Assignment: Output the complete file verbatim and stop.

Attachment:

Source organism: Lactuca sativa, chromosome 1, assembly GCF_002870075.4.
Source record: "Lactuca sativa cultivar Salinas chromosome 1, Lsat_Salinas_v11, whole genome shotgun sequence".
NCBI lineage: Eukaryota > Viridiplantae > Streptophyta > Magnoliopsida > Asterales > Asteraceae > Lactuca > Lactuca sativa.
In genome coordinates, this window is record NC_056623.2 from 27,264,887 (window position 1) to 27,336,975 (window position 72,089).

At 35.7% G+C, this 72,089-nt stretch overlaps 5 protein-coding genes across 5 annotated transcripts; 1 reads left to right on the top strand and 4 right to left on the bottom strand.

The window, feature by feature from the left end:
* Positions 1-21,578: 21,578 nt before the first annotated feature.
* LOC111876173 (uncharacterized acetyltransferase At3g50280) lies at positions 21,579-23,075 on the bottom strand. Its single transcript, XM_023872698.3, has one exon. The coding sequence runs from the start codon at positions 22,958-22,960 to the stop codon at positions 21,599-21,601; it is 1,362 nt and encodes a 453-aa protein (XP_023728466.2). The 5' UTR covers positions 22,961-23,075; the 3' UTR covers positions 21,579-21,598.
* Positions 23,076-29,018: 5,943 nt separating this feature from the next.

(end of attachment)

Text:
Source organism: Lactuca sativa, chromosome 1, assembly GCF_002870075.4.
Source record: "Lactuca sativa cultivar Salinas chromosome 1, Lsat_Salinas_v11, whole genome shotgun sequence".
NCBI lineage: Eukaryota > Viridiplantae > Streptophyta > Magnoliopsida > Asterales > Asteraceae > Lactuca > Lactuca sativa.
In genome coordinates, this window is record NC_056623.2 from 27,264,887 (window position 1) to 27,336,975 (window position 72,089).

At 35.7% G+C, this 72,089-nt stretch overlaps 5 protein-coding genes across 5 annotated transcripts; 1 reads left to right on the top strand and 4 right to left on the bottom strand.

The window, feature by feature from the left end:
* Positions 1-21,578: 21,578 nt before the first annotated feature.
* LOC111876173 (uncharacterized acetyltransferase At3g50280) lies at positions 21,579-23,075 on the bottom strand. Its single transcript, XM_023872698.3, has one exon. The coding sequence runs from the start codon at positions 22,958-22,960 to the stop codon at positions 21,599-21,601; it is 1,362 nt and encodes a 453-aa protein (XP_023728466.2). The 5' UTR covers positions 22,961-23,075; the 3' UTR covers positions 21,579-21,598.
* Positions 23,076-29,018: 5,943 nt separating this feature from the next.